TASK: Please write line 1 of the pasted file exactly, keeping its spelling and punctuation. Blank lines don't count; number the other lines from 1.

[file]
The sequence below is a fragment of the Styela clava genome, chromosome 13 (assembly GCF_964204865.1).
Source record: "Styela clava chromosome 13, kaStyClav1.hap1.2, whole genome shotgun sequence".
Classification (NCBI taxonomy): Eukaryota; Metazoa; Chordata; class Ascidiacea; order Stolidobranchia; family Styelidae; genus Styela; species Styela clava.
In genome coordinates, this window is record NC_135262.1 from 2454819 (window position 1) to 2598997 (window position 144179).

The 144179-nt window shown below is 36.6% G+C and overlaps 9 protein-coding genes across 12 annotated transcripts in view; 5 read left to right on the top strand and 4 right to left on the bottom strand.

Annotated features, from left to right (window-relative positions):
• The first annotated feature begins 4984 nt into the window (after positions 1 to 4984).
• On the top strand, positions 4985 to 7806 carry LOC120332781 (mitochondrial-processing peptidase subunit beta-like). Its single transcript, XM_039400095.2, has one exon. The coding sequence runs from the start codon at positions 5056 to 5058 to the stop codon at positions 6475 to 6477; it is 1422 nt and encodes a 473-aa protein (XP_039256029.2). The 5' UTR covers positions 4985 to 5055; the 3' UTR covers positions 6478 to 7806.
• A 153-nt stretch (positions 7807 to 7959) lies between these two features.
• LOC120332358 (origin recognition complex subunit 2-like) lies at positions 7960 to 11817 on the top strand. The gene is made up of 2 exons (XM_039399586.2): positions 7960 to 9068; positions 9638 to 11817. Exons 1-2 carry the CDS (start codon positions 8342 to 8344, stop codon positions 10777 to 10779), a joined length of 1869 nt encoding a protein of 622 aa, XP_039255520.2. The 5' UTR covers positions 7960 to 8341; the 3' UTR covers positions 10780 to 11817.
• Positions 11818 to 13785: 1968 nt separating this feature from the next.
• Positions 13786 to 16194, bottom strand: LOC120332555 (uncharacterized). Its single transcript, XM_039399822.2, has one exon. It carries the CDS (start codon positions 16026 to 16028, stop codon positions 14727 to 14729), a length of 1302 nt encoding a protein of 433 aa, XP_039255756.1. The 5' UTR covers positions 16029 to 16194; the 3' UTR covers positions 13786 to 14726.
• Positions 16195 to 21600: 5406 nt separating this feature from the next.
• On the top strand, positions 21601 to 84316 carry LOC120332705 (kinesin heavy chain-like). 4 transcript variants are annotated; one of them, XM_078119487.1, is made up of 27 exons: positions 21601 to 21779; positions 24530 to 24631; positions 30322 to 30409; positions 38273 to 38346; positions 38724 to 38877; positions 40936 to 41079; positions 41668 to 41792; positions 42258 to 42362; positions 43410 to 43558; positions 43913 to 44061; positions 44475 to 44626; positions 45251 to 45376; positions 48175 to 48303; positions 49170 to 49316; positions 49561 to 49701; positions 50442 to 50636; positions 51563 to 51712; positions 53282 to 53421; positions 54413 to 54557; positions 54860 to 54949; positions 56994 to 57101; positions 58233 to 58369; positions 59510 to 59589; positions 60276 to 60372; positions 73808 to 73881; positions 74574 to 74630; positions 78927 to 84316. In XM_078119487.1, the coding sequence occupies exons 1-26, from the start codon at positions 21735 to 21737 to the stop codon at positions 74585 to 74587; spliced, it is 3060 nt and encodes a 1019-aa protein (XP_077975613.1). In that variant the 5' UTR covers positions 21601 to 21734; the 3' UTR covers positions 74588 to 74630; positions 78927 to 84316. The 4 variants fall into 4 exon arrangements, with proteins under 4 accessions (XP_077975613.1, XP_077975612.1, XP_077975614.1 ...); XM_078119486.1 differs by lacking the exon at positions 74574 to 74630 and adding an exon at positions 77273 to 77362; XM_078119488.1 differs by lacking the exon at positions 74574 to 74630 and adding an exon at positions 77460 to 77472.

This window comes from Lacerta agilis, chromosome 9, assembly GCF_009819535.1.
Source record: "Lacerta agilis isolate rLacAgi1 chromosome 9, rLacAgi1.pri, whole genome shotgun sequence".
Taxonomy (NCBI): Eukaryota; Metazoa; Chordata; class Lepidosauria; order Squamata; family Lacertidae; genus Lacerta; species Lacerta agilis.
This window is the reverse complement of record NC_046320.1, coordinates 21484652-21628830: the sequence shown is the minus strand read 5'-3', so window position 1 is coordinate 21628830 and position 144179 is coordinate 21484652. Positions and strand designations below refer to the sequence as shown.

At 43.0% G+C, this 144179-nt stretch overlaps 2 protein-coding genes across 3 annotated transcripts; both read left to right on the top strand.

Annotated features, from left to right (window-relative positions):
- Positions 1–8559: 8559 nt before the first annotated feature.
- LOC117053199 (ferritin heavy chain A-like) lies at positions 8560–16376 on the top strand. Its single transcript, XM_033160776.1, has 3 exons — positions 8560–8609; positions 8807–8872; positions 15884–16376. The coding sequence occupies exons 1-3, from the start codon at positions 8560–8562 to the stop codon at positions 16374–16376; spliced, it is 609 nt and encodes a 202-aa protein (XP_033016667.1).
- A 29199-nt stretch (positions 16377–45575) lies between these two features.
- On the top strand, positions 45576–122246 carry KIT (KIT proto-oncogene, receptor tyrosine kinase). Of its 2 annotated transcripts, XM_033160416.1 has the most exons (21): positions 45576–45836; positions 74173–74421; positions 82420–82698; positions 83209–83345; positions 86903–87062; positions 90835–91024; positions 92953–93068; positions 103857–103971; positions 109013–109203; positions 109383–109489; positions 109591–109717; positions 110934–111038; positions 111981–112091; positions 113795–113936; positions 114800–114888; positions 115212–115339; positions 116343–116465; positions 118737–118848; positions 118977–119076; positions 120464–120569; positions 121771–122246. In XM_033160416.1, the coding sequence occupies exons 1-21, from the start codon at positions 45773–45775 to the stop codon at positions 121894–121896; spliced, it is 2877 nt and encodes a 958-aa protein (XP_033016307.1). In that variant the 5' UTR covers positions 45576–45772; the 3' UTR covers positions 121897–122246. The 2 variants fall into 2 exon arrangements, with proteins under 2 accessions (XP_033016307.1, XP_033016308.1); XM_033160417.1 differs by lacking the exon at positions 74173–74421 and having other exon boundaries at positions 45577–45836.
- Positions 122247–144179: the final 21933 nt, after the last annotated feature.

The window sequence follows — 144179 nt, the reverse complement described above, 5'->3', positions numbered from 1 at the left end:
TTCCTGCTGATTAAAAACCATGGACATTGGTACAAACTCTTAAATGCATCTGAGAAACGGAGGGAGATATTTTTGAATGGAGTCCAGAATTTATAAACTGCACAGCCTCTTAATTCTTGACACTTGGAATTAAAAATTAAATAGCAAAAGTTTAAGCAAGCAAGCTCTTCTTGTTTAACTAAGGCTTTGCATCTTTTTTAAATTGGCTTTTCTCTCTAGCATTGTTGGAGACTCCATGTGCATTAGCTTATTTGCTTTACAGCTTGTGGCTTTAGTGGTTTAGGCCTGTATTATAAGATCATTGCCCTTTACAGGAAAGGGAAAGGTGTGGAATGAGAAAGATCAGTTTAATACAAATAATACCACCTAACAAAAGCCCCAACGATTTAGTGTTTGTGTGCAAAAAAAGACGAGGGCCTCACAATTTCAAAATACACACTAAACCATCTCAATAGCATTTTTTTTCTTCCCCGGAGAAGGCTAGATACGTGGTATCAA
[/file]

The sequence below is a fragment of the Styela clava genome, chromosome 13 (assembly GCF_964204865.1).